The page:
COLOMBO, SRI LANKA – Widespread degradation of Sri Lanka’s coastal and agricultural resources due to climate change could cost the economy more than 6% of its gross domestic product (GDP) by the end of this century, says a new Asian Development Bank (ADB) climate and economics report for South Asia.
“A significant number of Sri Lankans are still dependent on sources of income that depend on rainfall such as agriculture, livestock production, and inland fisheries,” said Bindu Lohani, ADB Vice-President for Knowledge Management and Sustainable Development. “Any increase in extreme storms, droughts and changing rainfall patterns could play havoc with their food security and livelihoods, including in the country’s vitally important coastal regions.”
The report, titled Assessing the Costs of Climate Change and Adaptation in South Asia, predicts the six countries—Bangladesh, Bhutan, India, Maldives, Nepal, and Sri Lanka—will see an average economic loss of around 2% of their GDP by 2050, rising sharply to at least 9% in 2100. The projections include a business-as-usual economic model, and one in which actions are taken to keep the global temperature hike to 2ºC or below, in line with the Copenhagen-Cancun pledges.
Without changes to current global behavior, Sri Lanka would see economic losses equivalent to 1.2% of annual GDP by 2050, widening to 6.5% by the end of the century. But if mitigation and adaptation steps are taken, the damage could be limited to around 1.4% by 2100.
Temperatures in Sri Lanka could rise by as much 3ºC by the end of the century and the vulnerability of rice crops to more droughts is expected to increase, with yields in dry lowland areas potentially falling by a third by the 2080s. Tea plantations at low and medium elevations are also vulnerable, with a drop in monthly rainfall of 100 millimeters reducing productivity by as much as 30 to 80 kilograms of tea per hectare.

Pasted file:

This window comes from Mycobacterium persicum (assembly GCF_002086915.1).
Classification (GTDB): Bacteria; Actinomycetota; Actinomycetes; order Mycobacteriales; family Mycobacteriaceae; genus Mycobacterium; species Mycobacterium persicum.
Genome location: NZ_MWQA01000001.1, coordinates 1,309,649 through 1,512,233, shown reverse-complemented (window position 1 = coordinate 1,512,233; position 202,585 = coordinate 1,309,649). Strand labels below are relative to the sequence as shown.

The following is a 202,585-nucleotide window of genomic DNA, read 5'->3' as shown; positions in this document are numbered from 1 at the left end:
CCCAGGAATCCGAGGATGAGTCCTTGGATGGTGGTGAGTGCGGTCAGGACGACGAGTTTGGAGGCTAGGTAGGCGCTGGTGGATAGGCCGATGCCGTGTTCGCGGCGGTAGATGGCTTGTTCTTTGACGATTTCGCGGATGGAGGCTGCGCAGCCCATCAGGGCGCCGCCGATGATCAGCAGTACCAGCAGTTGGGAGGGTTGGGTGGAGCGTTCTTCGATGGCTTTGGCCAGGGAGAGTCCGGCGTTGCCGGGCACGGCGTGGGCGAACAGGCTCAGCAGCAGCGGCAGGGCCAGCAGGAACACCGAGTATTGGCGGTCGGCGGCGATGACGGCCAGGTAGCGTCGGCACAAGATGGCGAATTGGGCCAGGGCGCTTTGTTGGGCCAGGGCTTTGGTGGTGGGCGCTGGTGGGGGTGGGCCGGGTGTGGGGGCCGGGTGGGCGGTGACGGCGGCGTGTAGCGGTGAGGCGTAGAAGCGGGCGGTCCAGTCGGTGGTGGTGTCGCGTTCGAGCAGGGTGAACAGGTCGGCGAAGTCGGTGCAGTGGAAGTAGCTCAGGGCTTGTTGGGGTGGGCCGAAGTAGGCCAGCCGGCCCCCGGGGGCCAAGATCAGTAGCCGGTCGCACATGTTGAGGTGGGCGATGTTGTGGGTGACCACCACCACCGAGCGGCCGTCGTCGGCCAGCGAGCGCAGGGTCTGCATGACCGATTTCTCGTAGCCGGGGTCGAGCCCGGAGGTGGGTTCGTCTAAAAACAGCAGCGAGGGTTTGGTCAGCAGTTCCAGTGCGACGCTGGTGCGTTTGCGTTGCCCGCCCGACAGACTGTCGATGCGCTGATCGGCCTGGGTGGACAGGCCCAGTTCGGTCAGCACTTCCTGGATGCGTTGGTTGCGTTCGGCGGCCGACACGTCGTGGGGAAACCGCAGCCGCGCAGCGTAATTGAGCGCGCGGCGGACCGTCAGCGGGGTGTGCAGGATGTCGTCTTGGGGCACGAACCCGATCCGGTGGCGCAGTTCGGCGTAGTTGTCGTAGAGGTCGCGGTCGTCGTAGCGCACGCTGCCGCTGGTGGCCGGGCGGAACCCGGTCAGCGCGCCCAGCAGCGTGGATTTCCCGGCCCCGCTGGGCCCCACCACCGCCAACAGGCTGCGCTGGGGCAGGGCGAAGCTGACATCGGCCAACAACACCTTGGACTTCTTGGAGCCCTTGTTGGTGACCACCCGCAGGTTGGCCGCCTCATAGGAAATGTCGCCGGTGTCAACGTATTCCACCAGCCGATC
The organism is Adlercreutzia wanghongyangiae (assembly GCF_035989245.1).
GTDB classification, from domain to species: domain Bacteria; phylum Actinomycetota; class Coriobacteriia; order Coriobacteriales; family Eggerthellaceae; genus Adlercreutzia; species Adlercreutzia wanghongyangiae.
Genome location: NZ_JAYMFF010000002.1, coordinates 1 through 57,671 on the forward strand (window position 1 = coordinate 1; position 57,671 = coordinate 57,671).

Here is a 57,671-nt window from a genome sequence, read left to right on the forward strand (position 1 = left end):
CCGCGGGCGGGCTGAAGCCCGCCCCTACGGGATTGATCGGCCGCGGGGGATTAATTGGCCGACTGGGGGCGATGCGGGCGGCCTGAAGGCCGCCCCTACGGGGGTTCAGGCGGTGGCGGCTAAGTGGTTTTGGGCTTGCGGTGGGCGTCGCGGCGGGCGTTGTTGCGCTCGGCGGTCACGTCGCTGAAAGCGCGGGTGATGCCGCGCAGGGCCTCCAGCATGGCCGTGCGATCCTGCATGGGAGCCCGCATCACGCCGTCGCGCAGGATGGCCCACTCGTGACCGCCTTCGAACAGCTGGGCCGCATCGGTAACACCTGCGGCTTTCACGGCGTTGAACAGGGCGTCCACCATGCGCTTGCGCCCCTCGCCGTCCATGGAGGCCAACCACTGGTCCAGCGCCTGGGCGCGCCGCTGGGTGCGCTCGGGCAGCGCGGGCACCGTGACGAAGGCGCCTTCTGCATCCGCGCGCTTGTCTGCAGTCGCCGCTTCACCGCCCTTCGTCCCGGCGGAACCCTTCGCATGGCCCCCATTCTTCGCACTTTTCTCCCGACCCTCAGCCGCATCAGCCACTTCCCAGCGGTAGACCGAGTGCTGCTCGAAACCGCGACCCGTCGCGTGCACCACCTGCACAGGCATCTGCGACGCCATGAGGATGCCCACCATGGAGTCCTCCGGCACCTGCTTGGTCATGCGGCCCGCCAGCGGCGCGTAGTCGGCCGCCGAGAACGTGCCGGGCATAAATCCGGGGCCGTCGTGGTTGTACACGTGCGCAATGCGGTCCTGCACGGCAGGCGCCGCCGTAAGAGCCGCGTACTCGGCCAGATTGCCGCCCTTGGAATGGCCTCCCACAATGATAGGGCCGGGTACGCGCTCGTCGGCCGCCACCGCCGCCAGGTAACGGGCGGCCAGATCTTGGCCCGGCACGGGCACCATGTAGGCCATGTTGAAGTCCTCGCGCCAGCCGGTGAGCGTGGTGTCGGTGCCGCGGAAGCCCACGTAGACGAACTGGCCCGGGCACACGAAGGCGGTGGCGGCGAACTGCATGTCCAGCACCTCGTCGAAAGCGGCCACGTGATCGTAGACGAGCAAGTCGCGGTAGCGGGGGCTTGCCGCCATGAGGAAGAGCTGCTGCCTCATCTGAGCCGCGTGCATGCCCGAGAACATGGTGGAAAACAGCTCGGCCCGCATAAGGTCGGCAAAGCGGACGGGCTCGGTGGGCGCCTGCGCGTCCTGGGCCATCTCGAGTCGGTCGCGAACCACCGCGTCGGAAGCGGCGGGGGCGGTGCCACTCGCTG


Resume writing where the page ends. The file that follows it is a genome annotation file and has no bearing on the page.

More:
The country’s vast and diverse coastal region, covering nearly a quarter of the island, is likely to see serious damage to fisheries and coastal ecosystems from more frequent storms and a potential 1-meter sea level rise, which would badly affect Jaffna and Gampaha. Vector- borne diseases like dengue have been on the rise in recent years, and the report notes that climate change could see the annual number of cases of dengue alone rise to over 353,000 by 2090, with more than 2,000 fatalities.
The costs of climate change adaptation in South Asia will depend largely on how the global community tackles the issue, the report says, noting that if the world continues on its current economic path, South Asia will need to spend at least $73 billion, or an average of 0.86% of its GDP, every year between now and 2050 to adapt to the negative impacts. On the other hand, if countries act together to keep the rise in global temperatures below 2°C, the cost of shielding itself from the worst of the impacts would be nearly halved to around $40.6 billion, or 0.48% of GDP.
The report does not provide detailed adaptation cost projections on a country basis, but in the energy sector it notes that a rising gap between demand and supply could see Sri Lanka face an adaptation bill of over $105 million in the 2030s, rising to nearly $150 million in the 2050s.
The report also details adaptive measures that countries should consider in responding to climate threats, including the use of drought, flood and saline-resistant crop varieties, more integrated coastal zone management, increased efficiencies in the energy sector, improved disease and vector surveillance, more protection of groundwater resources and greater use of recycled water.